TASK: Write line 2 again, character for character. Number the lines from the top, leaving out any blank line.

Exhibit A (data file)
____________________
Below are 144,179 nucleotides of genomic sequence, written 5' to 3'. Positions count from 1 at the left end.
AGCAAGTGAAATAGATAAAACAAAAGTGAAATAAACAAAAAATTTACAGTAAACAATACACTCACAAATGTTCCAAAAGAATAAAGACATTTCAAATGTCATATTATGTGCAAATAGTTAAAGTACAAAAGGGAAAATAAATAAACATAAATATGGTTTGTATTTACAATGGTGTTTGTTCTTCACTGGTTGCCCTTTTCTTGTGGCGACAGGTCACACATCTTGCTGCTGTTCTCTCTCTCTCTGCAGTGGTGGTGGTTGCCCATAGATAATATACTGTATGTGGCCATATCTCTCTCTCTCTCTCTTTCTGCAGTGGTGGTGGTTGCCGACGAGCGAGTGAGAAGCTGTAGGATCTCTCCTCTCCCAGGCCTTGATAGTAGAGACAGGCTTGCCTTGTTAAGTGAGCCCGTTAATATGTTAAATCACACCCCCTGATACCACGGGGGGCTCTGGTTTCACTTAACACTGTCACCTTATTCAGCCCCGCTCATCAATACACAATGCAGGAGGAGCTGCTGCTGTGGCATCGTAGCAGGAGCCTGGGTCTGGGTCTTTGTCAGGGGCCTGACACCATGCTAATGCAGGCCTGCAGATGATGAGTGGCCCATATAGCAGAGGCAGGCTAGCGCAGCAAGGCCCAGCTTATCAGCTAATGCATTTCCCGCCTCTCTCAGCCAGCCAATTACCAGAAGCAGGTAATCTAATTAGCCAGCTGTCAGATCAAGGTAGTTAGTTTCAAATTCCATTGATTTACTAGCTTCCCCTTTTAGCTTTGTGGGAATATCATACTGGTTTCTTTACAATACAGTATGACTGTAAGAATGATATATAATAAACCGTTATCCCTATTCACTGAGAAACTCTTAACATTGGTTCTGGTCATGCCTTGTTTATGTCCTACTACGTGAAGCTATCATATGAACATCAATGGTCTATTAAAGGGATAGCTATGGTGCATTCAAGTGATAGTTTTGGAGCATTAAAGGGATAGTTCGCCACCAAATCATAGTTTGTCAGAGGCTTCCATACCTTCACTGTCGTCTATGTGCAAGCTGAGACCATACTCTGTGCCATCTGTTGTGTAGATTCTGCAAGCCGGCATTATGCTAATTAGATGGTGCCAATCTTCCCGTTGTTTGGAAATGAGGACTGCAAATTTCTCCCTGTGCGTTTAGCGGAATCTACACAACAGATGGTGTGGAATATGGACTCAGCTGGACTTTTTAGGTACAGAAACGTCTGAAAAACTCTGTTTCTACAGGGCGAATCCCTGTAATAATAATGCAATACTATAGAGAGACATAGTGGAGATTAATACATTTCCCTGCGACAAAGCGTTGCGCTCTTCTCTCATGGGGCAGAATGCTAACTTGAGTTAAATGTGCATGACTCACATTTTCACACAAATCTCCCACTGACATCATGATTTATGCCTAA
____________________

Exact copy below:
AGCAAGTGAAATAGATAAAACAAAAGTGAAATAAACAAAAAATTTACAGTAAACAATACACTCACAAATGTTCCAAAAGAATAAAGACATTTCAAATGTCATATTATGTGCAAATAGTTAAAGTACAAAAGGGAAAATAAATAAACATAAATATGGTTTGTATTTACAATGGTGTTTGTTCTTCACTGGTTGCCCTTTTCTTGTGGCGACAGGTCACACATCTTGCTGCTGTTCTCTCTCTCTCTGCAGTGGTGGTGGTTGCCCATAGATAATATACTGTATGTGGCCATATCTCTCTCTCTCTCTCTTTCTGCAGTGGTGGTGGTTGCCGACGAGCGAGTGAGAAGCTGTAGGATCTCTCCTCTCCCAGGCCTTGATAGTAGAGACAGGCTTGCCTTGTTAAGTGAGCCCGTTAATATGTTAAATCACACCCCCTGATACCACGGGGGGCTCTGGTTTCACTTAACACTGTCACCTTATTCAGCCCCGCTCATCAATACACAATGCAGGAGGAGCTGCTGCTGTGGCATCGTAGCAGGAGCCTGGGTCTGGGTCTTTGTCAGGGGCCTGACACCATGCTAATGCAGGCCTGCAGATGATGAGTGGCCCATATAGCAGAGGCAGGCTAGCGCAGCAAGGCCCAGCTTATCAGCTAATGCATTTCCCGCCTCTCTCAGCCAGCCAATTACCAGAAGCAGGTAATCTAATTAGCCAGCTGTCAGATCAAGGTAGTTAGTTTCAAATTCCATTGATTTACTAGCTTCCCCTTTTAGCTTTGTGGGAATATCATACTGGTTTCTTTACAATACAGTATGACTGTAAGAATGATATATAATAAACCGTTATCCCTATTCACTGAGAAACTCTTAACATTGGTTCTGGTCATGCCTTGTTTATGTCCTACTACGTGAAGCTATCATATGAACATCAATGGTCTATTAAAGGGATAGCTATGGTGCATTCAAGTGATAGTTTTGGAGCATTAAAGGGATAGTTCGCCACCAAATCATAGTTTGTCAGAGGCTTCCATACCTTCACTGTCGTCTATGTGCAAGCTGAGACCATACTCTGTGCCATCTGTTGTGTAGATTCTGCAAGCCGGCATTATGCTAATTAGATGGTGCCAATCTTCCCGTTGTTTGGAAATGAGGACTGCAAATTTCTCCCTGTGCGTTTAGCGGAATCTACACAACAGATGGTGTGGAATATGGACTCAGCTGGACTTTTTAGGTACAGAAACGTCTGAAAAACTCTGTTTCTACAGGGCGAATCCCTGTAATAATAATGCAATACTATAGAGAGACATAGTGGAGATTAATACATTTCCCTGCGACAAAGCGTTGCGCTCTTCTCTCATGGGGCAGAATGCTAACTTGAGTTAAATGTGCATGACTCACATTTTCACACAAATCTCCCACTGACATCATGATTTATGCCTAA